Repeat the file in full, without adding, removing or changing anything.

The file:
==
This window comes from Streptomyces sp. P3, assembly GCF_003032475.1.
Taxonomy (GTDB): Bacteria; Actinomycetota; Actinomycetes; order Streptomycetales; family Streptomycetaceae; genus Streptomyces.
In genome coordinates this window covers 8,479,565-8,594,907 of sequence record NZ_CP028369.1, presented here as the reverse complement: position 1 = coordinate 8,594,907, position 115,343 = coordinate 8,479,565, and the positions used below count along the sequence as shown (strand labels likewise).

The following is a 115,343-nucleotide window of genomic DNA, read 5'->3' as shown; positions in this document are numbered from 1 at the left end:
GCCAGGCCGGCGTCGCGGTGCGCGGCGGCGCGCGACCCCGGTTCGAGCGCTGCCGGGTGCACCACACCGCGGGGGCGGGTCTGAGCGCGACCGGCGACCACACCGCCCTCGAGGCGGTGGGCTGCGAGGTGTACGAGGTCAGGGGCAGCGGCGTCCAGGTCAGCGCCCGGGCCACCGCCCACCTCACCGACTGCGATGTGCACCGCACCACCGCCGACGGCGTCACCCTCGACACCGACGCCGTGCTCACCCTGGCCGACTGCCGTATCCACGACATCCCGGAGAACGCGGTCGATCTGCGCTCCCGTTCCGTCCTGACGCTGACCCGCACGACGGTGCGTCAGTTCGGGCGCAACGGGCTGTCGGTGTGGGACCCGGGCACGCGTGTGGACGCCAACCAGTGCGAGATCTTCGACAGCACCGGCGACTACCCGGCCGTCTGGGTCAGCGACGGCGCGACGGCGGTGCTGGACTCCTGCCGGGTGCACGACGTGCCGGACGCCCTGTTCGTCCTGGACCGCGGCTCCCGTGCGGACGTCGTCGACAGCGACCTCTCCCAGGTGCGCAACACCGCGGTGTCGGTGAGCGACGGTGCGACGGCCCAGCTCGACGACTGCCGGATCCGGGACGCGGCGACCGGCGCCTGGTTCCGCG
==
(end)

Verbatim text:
This window comes from Streptomyces sp. P3, assembly GCF_003032475.1.
Taxonomy (GTDB): Bacteria; Actinomycetota; Actinomycetes; order Streptomycetales; family Streptomycetaceae; genus Streptomyces.
In genome coordinates this window covers 8,479,565-8,594,907 of sequence record NZ_CP028369.1, presented here as the reverse complement: position 1 = coordinate 8,594,907, position 115,343 = coordinate 8,479,565, and the positions used below count along the sequence as shown (strand labels likewise).

The following is a 115,343-nucleotide window of genomic DNA, read 5'->3' as shown; positions in this document are numbered from 1 at the left end:
GCCAGGCCGGCGTCGCGGTGCGCGGCGGCGCGCGACCCCGGTTCGAGCGCTGCCGGGTGCACCACACCGCGGGGGCGGGTCTGAGCGCGACCGGCGACCACACCGCCCTCGAGGCGGTGGGCTGCGAGGTGTACGAGGTCAGGGGCAGCGGCGTCCAGGTCAGCGCCCGGGCCACCGCCCACCTCACCGACTGCGATGTGCACCGCACCACCGCCGACGGCGTCACCCTCGACACCGACGCCGTGCTCACCCTGGCCGACTGCCGTATCCACGACATCCCGGAGAACGCGGTCGATCTGCGCTCCCGTTCCGTCCTGACGCTGACCCGCACGACGGTGCGTCAGTTCGGGCGCAACGGGCTGTCGGTGTGGGACCCGGGCACGCGTGTGGACGCCAACCAGTGCGAGATCTTCGACAGCACCGGCGACTACCCGGCCGTCTGGGTCAGCGACGGCGCGACGGCGGTGCTGGACTCCTGCCGGGTGCACGACGTGCCGGACGCCCTGTTCGTCCTGGACCGCGGCTCCCGTGCGGACGTCGTCGACAGCGACCTCTCCCAGGTGCGCAACACCGCGGTGTCGGTGAGCGACGGTGCGACGGCCCAGCTCGACGACTGCCGGATCCGGGACGCGGCGACCGGCGCCTGGTTCCGCG